J-Links for July 5: Police return images; Reaction to citizen journalism; Editor charged with treason
Today's media links from Canada and beyond: police return 12-year-old images, CBSC makes decision over prank call, reaction to a column on citizen journalism and an Azerbaijan editor is charged with trason. And today's read: A young music prodigy faces possible deportation from Canada.
In Canadian media:
Twelve years ago, now-retired Toronto Star photographer Boris Spremo captured photos during a violent protest between police and anti-poverty activists at Queen’s Park. Toronto Police seized the negatives by warrant and they were recently returned to the Toronto Star’s library. This is a reminder that since the invention of smart phones —equipped with high-quality cameras — police are less likely to seize media images as citizens usually offer up their photos.
The Canadian Broadcast Standards Council (CBSC) made a decision about a prank telephone call made by a radio host that was broadcast on a Vancouver radio station in November 2011. The CBSC found that the call from CKZZ-FM’s (Virgin Radio 95.3) afternoon show with Kiah & Tara Jean did not violate privacy and was not sexually explicit but they should have obtained consent before broadcasting.
Douglas Todd wrote a column last weekend called “If ‘We’re all journalists now,’ what’s our ethical code?” He continues the discussion after receiving a numbe of e-mails. Todd published part of one e-mail in particular, written by Ross Howard, a veteran Canadian journalist who teaches journalism ethics at Vancouver's Langara College. He says that citizen journalism is like an oxymoron.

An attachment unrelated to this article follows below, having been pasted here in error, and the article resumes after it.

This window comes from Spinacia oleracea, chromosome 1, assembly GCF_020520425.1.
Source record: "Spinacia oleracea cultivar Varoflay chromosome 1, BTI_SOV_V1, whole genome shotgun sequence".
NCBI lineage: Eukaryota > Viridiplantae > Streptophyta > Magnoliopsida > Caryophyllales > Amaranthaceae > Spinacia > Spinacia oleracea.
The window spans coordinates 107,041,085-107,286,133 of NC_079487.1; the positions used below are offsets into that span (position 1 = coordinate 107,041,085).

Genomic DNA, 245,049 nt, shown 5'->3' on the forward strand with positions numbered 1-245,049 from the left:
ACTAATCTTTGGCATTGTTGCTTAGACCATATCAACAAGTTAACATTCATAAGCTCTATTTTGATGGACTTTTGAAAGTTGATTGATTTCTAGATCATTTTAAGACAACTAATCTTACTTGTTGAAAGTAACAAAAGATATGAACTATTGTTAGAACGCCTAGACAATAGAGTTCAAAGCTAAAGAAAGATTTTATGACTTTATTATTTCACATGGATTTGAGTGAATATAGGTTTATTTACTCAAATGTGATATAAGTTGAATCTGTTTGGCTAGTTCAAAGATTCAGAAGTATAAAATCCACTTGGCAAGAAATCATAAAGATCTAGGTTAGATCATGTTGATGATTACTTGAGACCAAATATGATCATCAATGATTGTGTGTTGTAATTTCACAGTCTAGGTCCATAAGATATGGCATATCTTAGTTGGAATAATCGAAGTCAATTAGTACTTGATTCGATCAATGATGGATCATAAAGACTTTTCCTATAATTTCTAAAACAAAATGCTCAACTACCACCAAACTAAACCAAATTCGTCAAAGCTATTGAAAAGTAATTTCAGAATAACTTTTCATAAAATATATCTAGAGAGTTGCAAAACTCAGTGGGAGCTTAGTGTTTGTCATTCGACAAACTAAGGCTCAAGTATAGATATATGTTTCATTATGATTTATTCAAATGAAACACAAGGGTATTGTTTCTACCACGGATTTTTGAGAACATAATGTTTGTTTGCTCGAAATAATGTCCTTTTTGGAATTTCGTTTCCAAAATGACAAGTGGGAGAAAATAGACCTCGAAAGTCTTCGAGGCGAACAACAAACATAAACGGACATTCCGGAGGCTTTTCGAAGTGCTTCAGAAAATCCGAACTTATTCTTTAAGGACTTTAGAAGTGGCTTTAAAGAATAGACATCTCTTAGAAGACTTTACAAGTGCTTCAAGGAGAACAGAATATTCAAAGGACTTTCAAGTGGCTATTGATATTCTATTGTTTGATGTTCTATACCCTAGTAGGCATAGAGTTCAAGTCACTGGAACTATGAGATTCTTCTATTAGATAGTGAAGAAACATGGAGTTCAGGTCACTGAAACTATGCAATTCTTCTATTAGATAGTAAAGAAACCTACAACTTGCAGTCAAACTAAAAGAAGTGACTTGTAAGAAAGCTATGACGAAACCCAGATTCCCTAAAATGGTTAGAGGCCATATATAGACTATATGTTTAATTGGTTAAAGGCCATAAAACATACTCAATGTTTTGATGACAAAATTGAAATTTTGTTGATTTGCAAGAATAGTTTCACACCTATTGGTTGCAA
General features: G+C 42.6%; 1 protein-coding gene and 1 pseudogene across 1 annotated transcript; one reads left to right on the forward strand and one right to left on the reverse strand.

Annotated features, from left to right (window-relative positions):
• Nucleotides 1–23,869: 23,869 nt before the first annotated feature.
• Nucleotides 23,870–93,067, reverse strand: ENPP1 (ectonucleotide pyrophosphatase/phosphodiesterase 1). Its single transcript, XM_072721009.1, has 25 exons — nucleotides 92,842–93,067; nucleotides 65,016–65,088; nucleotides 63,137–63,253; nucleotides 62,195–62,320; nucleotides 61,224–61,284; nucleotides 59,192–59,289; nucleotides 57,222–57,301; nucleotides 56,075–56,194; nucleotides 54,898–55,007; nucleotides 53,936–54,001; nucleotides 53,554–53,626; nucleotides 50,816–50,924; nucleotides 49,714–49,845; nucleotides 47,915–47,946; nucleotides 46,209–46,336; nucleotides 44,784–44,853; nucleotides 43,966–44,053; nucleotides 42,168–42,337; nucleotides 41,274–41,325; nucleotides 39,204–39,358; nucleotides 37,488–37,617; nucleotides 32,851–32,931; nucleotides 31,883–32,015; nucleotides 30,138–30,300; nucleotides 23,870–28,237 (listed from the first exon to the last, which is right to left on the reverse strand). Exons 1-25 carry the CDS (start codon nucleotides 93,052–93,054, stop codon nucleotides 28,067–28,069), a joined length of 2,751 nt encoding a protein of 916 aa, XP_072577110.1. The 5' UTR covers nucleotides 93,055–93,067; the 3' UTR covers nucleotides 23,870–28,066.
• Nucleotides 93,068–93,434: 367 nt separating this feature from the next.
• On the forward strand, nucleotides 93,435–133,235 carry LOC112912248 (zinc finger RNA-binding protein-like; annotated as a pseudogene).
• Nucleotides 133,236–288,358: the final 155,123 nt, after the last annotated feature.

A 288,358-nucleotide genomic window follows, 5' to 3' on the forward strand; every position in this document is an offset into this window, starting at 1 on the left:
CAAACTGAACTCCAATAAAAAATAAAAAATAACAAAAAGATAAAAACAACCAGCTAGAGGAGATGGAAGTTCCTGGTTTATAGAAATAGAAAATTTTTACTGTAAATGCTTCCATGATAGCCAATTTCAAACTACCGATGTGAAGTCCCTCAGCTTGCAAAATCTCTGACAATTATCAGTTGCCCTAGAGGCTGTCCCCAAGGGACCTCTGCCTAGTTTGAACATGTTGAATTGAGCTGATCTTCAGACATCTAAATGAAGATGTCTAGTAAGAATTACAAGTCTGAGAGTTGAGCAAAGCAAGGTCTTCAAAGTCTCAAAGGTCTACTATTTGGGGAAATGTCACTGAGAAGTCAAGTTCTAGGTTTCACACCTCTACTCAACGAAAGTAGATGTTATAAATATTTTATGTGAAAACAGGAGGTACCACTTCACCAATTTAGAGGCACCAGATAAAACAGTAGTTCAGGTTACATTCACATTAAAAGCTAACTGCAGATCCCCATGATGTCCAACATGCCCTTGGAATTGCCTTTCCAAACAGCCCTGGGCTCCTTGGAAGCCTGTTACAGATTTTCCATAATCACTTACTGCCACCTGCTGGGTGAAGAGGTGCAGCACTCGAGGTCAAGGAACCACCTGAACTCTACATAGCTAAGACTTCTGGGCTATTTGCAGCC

In international media:[node:ad]
Azerbaijan has charged the editor of Talyshi Sado (Voice of Talysh), an ethnic minority newspaper, with treason. Hilal Mammadov is also a rights activist and officials say he was charged for working with Iran and spying on their behalf. He allegedly was using journalism as a cover to “secretly cooperate with Iranian secret services.”
Thomas Bacsi recently turned 18 and experts see him as a future classical music star. He is a scholarship student in the prestigious Royal Conservatory of Music program and is on the right path to musical success, however he and his family are facing a deportation order from the federal government. They could be back in their home country of Hungary as early as Friday.
Angelina King is a freelance journalist who works as a reporter for CTV News Channel in Toronto. She previously reported for CTV in her hometown of Saskatoon and is a graduate of Ryerson University's journalism program. Angelina has a special interest in court and justice reporting, but is always grateful to share a human interest story. You can reach her at: @angelinakCTV.